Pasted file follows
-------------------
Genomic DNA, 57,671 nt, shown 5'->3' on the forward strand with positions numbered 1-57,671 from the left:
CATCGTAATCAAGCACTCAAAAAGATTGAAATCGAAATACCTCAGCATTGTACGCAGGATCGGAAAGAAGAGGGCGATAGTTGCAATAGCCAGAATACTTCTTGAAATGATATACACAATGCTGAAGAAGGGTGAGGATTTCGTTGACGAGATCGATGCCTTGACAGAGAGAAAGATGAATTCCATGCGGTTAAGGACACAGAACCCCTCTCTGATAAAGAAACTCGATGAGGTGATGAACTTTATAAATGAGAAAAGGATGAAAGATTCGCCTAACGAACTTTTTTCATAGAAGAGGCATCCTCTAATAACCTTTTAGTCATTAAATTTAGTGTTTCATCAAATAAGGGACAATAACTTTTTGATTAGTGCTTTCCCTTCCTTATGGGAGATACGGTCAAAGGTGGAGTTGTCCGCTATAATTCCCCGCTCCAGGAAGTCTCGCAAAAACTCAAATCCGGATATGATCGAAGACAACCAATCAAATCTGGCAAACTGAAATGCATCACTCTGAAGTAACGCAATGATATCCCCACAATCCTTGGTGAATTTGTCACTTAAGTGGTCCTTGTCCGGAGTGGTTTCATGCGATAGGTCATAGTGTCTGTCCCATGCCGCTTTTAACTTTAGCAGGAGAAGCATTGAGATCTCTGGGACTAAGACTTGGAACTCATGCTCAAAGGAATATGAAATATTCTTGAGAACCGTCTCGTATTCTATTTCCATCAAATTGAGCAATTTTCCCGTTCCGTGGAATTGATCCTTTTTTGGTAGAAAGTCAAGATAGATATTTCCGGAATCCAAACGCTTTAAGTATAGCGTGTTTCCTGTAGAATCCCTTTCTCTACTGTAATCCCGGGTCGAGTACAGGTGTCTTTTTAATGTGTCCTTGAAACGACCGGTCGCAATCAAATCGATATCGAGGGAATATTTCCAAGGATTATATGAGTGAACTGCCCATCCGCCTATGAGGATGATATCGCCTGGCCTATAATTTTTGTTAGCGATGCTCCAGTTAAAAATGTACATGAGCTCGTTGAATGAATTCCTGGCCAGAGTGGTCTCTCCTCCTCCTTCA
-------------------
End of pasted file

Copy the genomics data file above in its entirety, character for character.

Genomic DNA, 57,671 nt, shown 5'->3' on the forward strand with positions numbered 1-57,671 from the left:
CATCGTAATCAAGCACTCAAAAAGATTGAAATCGAAATACCTCAGCATTGTACGCAGGATCGGAAAGAAGAGGGCGATAGTTGCAATAGCCAGAATACTTCTTGAAATGATATACACAATGCTGAAGAAGGGTGAGGATTTCGTTGACGAGATCGATGCCTTGACAGAGAGAAAGATGAATTCCATGCGGTTAAGGACACAGAACCCCTCTCTGATAAAGAAACTCGATGAGGTGATGAACTTTATAAATGAGAAAAGGATGAAAGATTCGCCTAACGAACTTTTTTCATAGAAGAGGCATCCTCTAATAACCTTTTAGTCATTAAATTTAGTGTTTCATCAAATAAGGGACAATAACTTTTTGATTAGTGCTTTCCCTTCCTTATGGGAGATACGGTCAAAGGTGGAGTTGTCCGCTATAATTCCCCGCTCCAGGAAGTCTCGCAAAAACTCAAATCCGGATATGATCGAAGACAACCAATCAAATCTGGCAAACTGAAATGCATCACTCTGAAGTAACGCAATGATATCCCCACAATCCTTGGTGAATTTGTCACTTAAGTGGTCCTTGTCCGGAGTGGTTTCATGCGATAGGTCATAGTGTCTGTCCCATGCCGCTTTTAACTTTAGCAGGAGAAGCATTGAGATCTCTGGGACTAAGACTTGGAACTCATGCTCAAAGGAATATGAAATATTCTTGAGAACCGTCTCGTATTCTATTTCCATCAAATTGAGCAATTTTCCCGTTCCGTGGAATTGATCCTTTTTTGGTAGAAAGTCAAGATAGATATTTCCGGAATCCAAACGCTTTAAGTATAGCGTGTTTCCTGTAGAATCCCTTTCTCTACTGTAATCCCGGGTCGAGTACAGGTGTCTTTTTAATGTGTCCTTGAAACGACCGGTCGCAATCAAATCGATATCGAGGGAATATTTCCAAGGATTATATGAGTGAACTGCCCATCCGCCTATGAGGATGATATCGCCTGGCCTATAATTTTTGTTAGCGATGCTCCAGTTAAAAATGTACATGAGCTCGTTGAATGAATTCCTGGCCAGAGTGGTCTCTCCTCCTCCTTCA